Published: August 19, 2011
A collection of Anatolian kilims gifted to the Fine Arts Museums of San Francisco by Caroline McCoy-Jones is showcased in a choice exhibition of two dozen of the finest examples. “The Art of the Anatolian Kilim: Highlights from the McCoy Jones Collection,” is on view in the textile arts gallery at the de Young September 10⁊une 10.
The pre-Nineteenth Century Anatolian flat-woven kilims represented include a variety of design types, regional styles, as well as fine examples of artistic and visual prowess. The kilims in the Fine Arts Museums of San Francisco’s permanent collection are considered the most important group of Anatolian kilims outside Turkey.
Major patrons to the Fine Arts Museums Textile Arts Department, Caroline and H. McCoy Jones have donated more than 800 textile works to the museum. The importance of these collectors is paramount in the textile arts community and “The Art of the Anatolian Kilim” is a celebration of their gift.
Curator Jill D’Alessandro explains, “The first presentation of works from this collection in 1990 signified a breakthrough in the appreciation of this weaving tradition. Not only was it the first time a Western museum had mounted a major exhibition dedicated to Anatolian kilims, but it was also the first time that kilims of this age, rarity and fragility were seen by the public; subsequently, the Anatolian kilim entered into the pantheon of the textile arts.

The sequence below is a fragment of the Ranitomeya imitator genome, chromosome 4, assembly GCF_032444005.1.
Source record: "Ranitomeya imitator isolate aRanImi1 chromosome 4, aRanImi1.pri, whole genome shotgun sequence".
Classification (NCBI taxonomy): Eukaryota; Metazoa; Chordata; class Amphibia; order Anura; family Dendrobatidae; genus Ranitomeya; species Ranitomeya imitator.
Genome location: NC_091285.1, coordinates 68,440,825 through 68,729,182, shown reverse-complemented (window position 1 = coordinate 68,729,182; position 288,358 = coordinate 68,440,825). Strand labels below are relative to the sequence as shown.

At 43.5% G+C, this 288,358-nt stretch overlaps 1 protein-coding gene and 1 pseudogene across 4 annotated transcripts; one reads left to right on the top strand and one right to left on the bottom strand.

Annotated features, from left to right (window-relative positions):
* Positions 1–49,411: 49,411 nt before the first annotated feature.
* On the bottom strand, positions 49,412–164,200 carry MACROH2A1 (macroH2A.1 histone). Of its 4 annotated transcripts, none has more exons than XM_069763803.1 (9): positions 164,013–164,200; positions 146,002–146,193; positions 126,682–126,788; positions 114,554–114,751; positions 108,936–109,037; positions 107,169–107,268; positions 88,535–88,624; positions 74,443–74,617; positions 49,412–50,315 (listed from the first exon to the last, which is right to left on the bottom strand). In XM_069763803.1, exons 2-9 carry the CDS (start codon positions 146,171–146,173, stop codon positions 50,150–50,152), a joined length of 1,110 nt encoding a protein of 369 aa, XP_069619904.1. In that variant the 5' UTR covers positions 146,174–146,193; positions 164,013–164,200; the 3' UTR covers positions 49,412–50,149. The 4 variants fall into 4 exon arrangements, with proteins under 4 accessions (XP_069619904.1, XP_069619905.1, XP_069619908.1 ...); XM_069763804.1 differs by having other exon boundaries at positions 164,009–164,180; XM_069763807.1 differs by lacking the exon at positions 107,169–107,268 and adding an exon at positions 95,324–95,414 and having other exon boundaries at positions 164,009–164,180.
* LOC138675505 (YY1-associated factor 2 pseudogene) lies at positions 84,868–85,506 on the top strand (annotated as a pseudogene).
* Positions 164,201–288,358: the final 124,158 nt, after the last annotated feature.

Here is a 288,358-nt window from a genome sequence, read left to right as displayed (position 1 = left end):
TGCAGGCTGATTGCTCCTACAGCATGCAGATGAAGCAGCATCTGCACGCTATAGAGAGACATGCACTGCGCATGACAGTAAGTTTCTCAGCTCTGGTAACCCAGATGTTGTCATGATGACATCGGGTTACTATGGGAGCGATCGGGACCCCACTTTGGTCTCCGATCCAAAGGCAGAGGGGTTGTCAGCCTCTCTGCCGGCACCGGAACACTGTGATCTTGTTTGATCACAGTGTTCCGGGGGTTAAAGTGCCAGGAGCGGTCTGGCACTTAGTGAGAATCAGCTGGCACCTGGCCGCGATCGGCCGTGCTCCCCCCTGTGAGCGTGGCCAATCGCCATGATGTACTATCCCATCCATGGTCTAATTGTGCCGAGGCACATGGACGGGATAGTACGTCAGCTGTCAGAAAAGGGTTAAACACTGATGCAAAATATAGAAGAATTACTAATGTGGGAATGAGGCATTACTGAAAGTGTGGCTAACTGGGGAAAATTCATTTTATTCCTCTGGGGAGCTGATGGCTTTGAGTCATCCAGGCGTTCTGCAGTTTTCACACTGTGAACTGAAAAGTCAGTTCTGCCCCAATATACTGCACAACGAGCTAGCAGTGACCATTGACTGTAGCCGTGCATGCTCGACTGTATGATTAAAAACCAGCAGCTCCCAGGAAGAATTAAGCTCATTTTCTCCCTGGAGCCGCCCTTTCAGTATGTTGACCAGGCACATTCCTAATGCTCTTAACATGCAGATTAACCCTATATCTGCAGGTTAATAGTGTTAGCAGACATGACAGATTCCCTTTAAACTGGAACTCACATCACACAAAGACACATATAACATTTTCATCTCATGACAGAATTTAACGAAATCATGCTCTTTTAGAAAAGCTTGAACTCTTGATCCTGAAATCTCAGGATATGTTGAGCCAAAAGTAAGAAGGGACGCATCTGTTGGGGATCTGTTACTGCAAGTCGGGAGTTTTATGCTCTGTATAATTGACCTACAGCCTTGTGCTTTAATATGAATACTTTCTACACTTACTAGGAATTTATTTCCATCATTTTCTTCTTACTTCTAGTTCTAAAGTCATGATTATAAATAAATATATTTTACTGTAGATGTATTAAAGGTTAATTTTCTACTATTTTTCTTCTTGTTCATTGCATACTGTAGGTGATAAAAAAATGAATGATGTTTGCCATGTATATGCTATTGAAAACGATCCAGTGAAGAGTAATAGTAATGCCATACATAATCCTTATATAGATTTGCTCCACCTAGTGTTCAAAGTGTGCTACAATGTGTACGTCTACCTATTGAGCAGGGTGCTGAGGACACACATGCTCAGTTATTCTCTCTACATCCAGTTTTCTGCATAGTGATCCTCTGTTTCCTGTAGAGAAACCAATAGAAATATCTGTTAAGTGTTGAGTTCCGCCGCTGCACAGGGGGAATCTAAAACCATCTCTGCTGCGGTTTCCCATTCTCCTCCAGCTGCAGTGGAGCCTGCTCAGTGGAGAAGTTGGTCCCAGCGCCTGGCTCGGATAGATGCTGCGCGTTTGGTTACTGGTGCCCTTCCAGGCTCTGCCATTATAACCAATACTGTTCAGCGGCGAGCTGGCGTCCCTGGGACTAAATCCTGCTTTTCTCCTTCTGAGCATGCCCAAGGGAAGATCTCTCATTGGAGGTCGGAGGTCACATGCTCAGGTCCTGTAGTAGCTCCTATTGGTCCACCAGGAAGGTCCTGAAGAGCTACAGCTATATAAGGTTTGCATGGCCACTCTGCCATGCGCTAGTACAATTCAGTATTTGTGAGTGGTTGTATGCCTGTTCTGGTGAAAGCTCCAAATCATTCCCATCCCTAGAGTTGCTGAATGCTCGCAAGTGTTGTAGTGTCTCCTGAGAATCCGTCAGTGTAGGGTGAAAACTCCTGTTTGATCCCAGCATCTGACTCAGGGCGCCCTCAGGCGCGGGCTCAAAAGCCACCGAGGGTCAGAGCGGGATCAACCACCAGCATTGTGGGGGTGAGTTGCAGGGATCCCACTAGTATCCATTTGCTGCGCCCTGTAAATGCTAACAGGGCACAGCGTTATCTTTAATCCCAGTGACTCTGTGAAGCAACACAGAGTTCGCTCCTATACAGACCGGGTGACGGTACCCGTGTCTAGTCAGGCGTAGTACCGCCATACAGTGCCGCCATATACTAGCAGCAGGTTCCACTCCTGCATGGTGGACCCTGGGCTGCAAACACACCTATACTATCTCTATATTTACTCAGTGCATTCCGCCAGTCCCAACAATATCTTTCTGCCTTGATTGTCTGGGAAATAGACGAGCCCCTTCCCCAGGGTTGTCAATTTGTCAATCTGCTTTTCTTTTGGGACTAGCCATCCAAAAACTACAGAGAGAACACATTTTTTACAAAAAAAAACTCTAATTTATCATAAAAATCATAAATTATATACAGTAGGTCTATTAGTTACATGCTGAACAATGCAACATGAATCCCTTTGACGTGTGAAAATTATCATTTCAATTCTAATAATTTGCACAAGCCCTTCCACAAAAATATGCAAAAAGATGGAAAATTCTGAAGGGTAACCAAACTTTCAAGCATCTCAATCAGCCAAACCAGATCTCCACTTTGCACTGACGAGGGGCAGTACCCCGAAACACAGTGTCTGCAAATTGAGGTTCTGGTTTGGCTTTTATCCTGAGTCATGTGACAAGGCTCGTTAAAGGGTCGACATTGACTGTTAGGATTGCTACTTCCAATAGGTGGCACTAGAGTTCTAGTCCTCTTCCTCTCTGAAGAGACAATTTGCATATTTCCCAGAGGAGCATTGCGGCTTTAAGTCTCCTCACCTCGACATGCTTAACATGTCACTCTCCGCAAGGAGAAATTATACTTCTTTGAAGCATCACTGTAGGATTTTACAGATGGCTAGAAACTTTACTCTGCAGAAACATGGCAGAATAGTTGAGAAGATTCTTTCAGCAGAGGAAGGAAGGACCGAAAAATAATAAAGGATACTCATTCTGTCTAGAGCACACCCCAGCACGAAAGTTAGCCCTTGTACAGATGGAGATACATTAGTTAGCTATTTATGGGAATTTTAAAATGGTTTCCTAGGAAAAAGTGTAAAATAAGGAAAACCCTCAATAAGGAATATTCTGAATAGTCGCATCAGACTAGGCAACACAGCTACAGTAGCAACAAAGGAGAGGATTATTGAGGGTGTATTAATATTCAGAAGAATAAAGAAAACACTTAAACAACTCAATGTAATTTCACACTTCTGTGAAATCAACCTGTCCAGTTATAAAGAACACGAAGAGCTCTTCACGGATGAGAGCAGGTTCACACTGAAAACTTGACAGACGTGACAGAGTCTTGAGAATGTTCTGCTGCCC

With more than 20 years passing since this important collection made its public debut, many visitors, scholars and textile enthusiasts will be able to enjoy and study them for the first time.”
This selection of dynamic weavings were produced between the Fifteenth and Nineteenth Centuries by semi-nomadic and village women of Anatolia. The kilims are characterized by bold abstract designs that have been translated as symbolic renderings of architectural, human, animal and floral motifs, some of which trace back to Neolithic times.
D’Alessandro explains, “These surviving examples, in their fragmented states, show the passage of time. Although structural disintegration has interrupted the design field on some of these pieces, their colors remain deeply saturated and their patterns simple and powerful.”
The de Young is in Golden Gate Park at 50 Hagiwara Tea Garden Drive. For more information, 415-750-3600 or www.deyoungmuseum.org .
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